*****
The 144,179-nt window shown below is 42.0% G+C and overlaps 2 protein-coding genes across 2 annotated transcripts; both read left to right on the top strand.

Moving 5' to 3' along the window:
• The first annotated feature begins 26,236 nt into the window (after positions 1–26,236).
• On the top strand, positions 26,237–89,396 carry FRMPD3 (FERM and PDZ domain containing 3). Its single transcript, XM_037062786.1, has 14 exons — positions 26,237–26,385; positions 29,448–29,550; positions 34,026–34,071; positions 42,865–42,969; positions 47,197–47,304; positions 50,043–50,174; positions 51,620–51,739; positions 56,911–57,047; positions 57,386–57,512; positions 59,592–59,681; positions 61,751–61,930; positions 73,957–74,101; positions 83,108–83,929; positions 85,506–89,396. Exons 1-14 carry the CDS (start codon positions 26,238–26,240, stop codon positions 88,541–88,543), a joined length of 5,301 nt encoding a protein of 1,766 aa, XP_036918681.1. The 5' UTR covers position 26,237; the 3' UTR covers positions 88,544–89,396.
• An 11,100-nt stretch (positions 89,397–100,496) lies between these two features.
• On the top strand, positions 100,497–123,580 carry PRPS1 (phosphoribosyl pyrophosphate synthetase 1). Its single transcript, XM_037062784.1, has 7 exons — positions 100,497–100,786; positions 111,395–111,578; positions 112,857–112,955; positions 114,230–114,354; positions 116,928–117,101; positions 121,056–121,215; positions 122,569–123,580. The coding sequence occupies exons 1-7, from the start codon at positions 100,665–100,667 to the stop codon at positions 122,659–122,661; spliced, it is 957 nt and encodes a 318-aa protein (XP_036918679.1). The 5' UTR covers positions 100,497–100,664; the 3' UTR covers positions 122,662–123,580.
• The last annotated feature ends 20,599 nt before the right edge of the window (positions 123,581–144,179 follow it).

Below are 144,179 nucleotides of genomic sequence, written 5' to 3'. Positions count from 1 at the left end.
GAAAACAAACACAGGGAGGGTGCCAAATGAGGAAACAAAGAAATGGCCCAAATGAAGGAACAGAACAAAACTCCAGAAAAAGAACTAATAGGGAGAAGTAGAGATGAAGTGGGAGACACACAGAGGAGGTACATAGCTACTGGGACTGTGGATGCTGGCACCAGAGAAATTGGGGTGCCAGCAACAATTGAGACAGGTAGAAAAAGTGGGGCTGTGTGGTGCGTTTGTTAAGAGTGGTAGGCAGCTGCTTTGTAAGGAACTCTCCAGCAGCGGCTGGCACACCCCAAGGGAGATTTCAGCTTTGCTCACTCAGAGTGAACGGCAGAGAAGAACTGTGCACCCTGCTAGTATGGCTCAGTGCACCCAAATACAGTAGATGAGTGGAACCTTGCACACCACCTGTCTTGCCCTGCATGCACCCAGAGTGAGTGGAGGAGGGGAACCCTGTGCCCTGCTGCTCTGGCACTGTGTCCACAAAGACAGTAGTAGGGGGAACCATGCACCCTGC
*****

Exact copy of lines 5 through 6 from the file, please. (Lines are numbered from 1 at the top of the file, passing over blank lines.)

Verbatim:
• An 11,100-nt stretch (positions 89,397–100,496) lies between these two features.
• On the top strand, positions 100,497–123,580 carry PRPS1 (phosphoribosyl pyrophosphate synthetase 1). Its single transcript, XM_037062784.1, has 7 exons — positions 100,497–100,786; positions 111,395–111,578; positions 112,857–112,955; positions 114,230–114,354; positions 116,928–117,101; positions 121,056–121,215; positions 122,569–123,580. The coding sequence occupies exons 1-7, from the start codon at positions 100,665–100,667 to the stop codon at positions 122,659–122,661; spliced, it is 957 nt and encodes a 318-aa protein (XP_036918679.1). The 5' UTR covers positions 100,497–100,664; the 3' UTR covers positions 122,662–123,580.